State House Passes Ban on Semiautomatic Firearms

( – On April 20, Colorado residents will observe the 25th anniversary of the Columbine High School mass shooting. Twelve students and one teacher were killed in the 1999 tragedy. It remained the deadliest high school mass shooting until the Parkland, Florida massacre in 2018. Days before the somber anniversary, the state House passed a gun control measure.

On April 14, state lawmakers passed a ban on so-called assault weapons in the House. “Assault weapons” are defined as high-powered, semi-automatic pistols and rifles that have detachable magazines or those with fixed, large-capacity magazines.

House Bill 1292 passed with a vote of 35 to 27. All of the lawmakers who voted for the legislation were Democrats. Nine Democrats deflected and voted with Republicans to try to kill the bill. The legislation prohibits the sale of the high-powered weapons, but not possession. Individuals who violate the law would have to pay a $750 fine.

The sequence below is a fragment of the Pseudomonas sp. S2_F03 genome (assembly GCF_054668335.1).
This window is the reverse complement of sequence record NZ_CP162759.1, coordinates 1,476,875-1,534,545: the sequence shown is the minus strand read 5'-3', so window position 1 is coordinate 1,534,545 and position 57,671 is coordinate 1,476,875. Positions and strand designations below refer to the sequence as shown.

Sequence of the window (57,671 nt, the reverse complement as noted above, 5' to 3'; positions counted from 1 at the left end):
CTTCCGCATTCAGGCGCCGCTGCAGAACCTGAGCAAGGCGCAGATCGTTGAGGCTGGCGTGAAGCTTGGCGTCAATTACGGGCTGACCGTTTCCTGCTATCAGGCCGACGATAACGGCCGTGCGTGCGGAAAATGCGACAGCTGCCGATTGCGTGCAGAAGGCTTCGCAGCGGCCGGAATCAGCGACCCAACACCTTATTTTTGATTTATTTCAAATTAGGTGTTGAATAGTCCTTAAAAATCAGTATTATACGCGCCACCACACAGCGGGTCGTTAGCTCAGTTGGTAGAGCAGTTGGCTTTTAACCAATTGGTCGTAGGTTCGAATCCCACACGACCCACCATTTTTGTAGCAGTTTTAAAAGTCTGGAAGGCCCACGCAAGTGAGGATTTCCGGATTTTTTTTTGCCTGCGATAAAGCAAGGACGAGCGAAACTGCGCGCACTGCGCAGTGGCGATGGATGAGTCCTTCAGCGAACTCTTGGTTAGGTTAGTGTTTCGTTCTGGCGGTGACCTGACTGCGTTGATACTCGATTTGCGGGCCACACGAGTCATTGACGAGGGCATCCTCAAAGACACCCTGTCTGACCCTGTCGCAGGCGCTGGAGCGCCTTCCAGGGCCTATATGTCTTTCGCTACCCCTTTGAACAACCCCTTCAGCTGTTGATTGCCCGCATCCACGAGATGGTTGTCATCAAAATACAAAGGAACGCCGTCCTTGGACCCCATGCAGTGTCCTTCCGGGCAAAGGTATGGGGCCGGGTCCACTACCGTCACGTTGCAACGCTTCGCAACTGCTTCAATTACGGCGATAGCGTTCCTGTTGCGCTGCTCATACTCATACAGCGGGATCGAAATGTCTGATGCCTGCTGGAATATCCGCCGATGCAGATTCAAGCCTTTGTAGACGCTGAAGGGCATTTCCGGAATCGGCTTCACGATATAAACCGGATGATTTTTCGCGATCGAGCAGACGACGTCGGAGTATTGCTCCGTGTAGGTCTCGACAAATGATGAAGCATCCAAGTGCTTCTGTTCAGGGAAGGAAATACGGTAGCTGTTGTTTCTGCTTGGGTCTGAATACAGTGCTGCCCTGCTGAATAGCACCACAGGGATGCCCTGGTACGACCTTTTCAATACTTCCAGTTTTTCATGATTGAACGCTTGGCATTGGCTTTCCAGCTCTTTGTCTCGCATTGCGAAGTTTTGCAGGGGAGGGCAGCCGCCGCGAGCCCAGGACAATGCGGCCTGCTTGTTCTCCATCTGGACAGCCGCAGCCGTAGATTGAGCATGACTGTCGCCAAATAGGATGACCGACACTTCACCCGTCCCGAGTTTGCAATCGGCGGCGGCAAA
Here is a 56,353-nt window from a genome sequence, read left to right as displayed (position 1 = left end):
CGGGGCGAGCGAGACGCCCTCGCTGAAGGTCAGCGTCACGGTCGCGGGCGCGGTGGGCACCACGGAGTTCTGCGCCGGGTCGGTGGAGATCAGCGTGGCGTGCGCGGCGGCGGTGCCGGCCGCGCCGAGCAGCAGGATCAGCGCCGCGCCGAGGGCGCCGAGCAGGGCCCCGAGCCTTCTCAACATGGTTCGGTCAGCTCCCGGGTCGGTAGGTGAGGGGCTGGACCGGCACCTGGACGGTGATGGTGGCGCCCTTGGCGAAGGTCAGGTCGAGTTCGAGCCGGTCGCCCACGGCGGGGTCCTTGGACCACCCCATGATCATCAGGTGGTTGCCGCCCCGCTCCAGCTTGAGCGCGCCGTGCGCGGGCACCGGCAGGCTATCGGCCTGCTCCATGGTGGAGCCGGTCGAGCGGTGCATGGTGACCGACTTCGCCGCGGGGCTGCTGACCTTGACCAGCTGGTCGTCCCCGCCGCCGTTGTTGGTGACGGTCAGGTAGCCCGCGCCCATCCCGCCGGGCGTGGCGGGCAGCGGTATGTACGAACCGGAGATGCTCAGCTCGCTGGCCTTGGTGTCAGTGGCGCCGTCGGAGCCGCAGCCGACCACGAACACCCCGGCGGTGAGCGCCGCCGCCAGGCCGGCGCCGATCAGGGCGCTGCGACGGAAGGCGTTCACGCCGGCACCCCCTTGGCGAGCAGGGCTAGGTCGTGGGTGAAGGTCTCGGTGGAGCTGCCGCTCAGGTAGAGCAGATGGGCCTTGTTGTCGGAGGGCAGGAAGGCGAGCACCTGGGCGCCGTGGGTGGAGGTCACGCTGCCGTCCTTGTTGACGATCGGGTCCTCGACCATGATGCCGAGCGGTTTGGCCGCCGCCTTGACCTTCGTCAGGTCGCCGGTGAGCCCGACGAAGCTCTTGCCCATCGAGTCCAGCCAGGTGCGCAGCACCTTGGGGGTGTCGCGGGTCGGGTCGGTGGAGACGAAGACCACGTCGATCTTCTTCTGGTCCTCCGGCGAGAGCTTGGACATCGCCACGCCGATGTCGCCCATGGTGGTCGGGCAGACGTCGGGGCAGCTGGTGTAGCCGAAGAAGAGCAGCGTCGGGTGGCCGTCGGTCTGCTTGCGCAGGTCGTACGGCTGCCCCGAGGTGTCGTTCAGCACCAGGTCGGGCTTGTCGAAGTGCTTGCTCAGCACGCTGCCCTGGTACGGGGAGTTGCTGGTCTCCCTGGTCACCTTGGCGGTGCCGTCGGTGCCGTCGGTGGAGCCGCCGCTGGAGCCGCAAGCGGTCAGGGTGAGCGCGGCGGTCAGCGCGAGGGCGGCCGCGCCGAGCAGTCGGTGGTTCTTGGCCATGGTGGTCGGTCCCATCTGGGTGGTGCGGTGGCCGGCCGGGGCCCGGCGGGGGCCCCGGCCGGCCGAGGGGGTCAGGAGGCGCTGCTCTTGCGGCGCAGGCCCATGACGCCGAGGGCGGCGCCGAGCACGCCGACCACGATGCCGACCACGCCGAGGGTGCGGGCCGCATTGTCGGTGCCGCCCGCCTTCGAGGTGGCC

In addition to the assault weapons ban, Democrats are trying to pass House Bill 1353, which would require firearms dealers to get a state license. Currently, gun shop owners only need a federal dealer license to sell in the state. If that passes and a gun shop sells one of the guns defined under House Bill 1292, it would lose its state license.

Rep. Jennifer Bacon (D) spoke to the Denver Post about the bill and rejected arguments from Republicans that more guns mean more crime prevention. The Democrat is a teacher who has said some of her students were in the movie theater in Aurora, watching “The Dark Knight,” when a gunman entered in 2012 and killed 12 people. She said that carrying a weapon to shoot someone else who has a gun “is not prevention,” it’s “reaction.”

Republicans argue the bill is a violation of the Second Amendment. However, the legislation is modeled after an Illinois bill recently upheld by a federal court. The US Supreme Court left the Illinois purchase and sale ban in place while it’s being appealed.

The Colorado bill is now headed to the Senate, where it faces an uncertain future.

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